‘What we look for most from people is a passion to learn, a passion to build and a passion to solve problems’
– ERIC BOWMAN, ZALANDO
“One of the things we are doing here is combining engineering with data science and we are building a platform to collect, store, analyse and make available vital fashion insights.
“Over the course of my time in Dublin I have been impressed with the quality of talent in Ireland, which is extraordinary and gives us a compelling reason to do this here.”
Bowman said that Zalando is focused on hiring research-oriented scientists. “We are looking at different skill sets, particularly pattern detection. We are looking for people with a background and interest in big data technologies. We are actually building this platform on AWS, so we are looking for people with a background in building IT projects and platforms to scale.”
He describes Zalando’s approach to data science as generic. “A lot of people are taking different approaches. We are taking our own approach, which involves integrating data scientists with engineers.”
He said the purpose of this is that by allowing data scientists to work more closely with production it will result in modern tools.
“We found the older approaches were not working at the scale we would have liked. We are building our own tools to support our vision and enable the fashion industry.”
Attesting to the quality of talent in Dublin, Bowman said that 80pc of the hires Zalando has made so far in Dublin are Irish.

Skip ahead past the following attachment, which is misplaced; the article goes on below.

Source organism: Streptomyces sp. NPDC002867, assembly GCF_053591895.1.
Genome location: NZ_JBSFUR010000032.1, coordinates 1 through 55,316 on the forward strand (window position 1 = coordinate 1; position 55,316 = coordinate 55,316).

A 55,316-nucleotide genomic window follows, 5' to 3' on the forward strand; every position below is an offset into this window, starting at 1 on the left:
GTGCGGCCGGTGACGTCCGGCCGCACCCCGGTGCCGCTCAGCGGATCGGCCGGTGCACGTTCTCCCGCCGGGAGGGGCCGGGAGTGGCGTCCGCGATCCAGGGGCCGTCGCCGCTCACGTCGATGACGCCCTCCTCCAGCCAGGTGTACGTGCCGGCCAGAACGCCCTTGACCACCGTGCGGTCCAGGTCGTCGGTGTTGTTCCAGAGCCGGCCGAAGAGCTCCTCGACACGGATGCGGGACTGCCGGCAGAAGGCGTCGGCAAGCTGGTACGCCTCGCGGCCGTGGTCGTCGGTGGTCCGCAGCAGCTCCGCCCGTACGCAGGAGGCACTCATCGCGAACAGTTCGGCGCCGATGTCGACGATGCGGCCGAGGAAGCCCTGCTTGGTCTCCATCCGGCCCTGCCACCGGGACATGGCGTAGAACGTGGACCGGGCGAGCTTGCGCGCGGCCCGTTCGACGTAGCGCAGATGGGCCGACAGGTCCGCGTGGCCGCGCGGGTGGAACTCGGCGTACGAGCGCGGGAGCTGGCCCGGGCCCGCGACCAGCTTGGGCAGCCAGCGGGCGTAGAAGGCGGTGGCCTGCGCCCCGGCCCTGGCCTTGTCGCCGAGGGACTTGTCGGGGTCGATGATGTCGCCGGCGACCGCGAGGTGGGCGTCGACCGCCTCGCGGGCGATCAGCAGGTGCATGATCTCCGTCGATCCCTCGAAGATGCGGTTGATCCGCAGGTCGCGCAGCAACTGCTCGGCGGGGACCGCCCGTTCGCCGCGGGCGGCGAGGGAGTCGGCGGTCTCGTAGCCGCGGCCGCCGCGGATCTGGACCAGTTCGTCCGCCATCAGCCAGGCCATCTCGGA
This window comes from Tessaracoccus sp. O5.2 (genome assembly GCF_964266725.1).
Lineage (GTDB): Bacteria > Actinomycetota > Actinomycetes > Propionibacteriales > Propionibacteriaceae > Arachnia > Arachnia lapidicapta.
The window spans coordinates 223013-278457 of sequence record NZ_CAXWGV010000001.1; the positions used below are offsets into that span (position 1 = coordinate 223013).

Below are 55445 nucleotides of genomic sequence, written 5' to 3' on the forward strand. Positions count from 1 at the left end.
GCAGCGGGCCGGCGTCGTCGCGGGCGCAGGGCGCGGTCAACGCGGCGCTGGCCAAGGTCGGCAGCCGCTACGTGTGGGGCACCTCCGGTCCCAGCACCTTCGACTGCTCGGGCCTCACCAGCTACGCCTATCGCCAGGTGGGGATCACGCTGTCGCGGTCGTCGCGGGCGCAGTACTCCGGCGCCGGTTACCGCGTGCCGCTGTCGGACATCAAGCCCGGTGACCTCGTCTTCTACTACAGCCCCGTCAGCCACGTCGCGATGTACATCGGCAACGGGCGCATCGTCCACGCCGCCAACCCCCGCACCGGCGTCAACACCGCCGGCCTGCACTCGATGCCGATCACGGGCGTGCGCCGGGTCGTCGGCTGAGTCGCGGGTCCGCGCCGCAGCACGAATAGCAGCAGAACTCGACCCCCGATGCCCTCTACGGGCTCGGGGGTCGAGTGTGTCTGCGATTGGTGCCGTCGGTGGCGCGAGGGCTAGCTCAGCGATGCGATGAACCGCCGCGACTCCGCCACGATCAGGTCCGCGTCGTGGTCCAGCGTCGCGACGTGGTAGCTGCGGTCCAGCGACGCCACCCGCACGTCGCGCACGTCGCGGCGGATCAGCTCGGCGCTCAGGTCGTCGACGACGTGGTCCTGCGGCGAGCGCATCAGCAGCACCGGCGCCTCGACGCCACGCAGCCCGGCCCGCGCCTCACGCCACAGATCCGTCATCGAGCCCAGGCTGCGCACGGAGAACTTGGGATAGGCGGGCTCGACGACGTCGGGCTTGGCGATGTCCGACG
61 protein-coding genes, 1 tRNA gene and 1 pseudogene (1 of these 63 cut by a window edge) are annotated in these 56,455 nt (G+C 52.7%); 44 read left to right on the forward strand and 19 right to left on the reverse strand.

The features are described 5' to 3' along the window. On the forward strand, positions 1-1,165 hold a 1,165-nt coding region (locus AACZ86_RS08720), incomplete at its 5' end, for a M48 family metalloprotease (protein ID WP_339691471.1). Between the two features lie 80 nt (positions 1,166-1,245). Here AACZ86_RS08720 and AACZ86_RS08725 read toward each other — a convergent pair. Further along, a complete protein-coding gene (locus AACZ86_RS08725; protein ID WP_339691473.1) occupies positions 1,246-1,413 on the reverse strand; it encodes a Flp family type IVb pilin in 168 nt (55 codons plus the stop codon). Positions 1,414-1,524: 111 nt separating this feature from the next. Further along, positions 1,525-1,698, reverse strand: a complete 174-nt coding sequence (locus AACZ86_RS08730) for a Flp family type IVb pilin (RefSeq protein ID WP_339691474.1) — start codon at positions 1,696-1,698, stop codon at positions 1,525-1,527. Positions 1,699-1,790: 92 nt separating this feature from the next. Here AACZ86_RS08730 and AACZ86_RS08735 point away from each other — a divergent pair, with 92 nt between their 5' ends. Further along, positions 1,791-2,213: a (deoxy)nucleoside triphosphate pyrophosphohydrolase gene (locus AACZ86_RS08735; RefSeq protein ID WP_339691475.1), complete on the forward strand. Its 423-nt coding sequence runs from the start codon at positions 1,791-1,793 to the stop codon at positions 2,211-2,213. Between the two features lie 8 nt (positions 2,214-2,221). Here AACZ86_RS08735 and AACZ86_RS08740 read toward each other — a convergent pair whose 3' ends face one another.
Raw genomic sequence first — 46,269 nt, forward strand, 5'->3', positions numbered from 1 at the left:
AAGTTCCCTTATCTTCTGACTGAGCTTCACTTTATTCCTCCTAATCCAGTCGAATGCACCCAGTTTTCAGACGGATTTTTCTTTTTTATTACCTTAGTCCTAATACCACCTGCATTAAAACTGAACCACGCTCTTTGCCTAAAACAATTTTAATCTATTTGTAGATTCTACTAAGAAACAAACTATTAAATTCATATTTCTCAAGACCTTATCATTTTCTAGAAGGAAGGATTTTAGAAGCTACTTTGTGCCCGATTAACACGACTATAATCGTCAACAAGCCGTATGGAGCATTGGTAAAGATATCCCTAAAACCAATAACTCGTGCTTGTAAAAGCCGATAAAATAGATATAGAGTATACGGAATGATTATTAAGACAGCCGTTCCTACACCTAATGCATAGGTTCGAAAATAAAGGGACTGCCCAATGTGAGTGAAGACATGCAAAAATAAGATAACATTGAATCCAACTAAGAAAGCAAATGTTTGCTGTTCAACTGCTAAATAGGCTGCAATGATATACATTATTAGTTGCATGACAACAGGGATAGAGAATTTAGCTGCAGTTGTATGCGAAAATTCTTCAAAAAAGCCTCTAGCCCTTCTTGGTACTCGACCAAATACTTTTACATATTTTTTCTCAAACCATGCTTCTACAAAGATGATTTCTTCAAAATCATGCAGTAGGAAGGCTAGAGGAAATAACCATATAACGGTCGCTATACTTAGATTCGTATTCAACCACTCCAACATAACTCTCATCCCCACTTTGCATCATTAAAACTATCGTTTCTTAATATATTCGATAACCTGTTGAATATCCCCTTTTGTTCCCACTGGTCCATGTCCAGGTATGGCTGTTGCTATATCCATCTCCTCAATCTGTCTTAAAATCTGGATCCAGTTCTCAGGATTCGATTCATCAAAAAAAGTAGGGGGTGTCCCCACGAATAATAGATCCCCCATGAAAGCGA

The intricate future of fashion
Gentz said that the fashion business is changing along with consumer needs.
“Consumers don’t come to Zalando because we sell them fashion. They come to us because we provide them with solutions and convenience.
“Rather than taking on inventory and doing everything on our own we are creating a homogenous demands solution that we can bring closer to the consumer and use technology to move away from physically managing inventory.
“This movement in the fashion industry is not only happening in Europe but also in Asia and we see similar developments as entire sections of the value chain are dissected and connecting merchandising and consumers in a great, more fluid way becomes critical.”
Bowman explained that rather than buying in existing big data and analytics platforms Zalando is creating its own custom tools.
“Zalando has a history and culture of building a lot of things ourselves. We have a comfortable understanding of what the best-of-breed technologies are out there, we can improve on them and we use open source.
“Our focus is on understanding this data from a fashion point of view.
“We already have a lot of data and there is so much insight buried in that data – but a lot of it is also about people’s emotions and how they connect to fashion. Fashion is such a primal thing – on the one end you have haute couture but at the end of the day everybody has to wear clothes in a way that enables them to be different, find relationships… and that’s the appealing thing about analysing data, helping customers to get what they want.”
While analytics and data science evoke complexity, Bowman said that, actually, data science can be fun.
“What we look for most from people is a passion to learn, a passion to build and a passion to solve problems,” Bowman concluded.
“We have a lot of interesting problems but we are also building a great team of people who love to work together and solve hard problems.”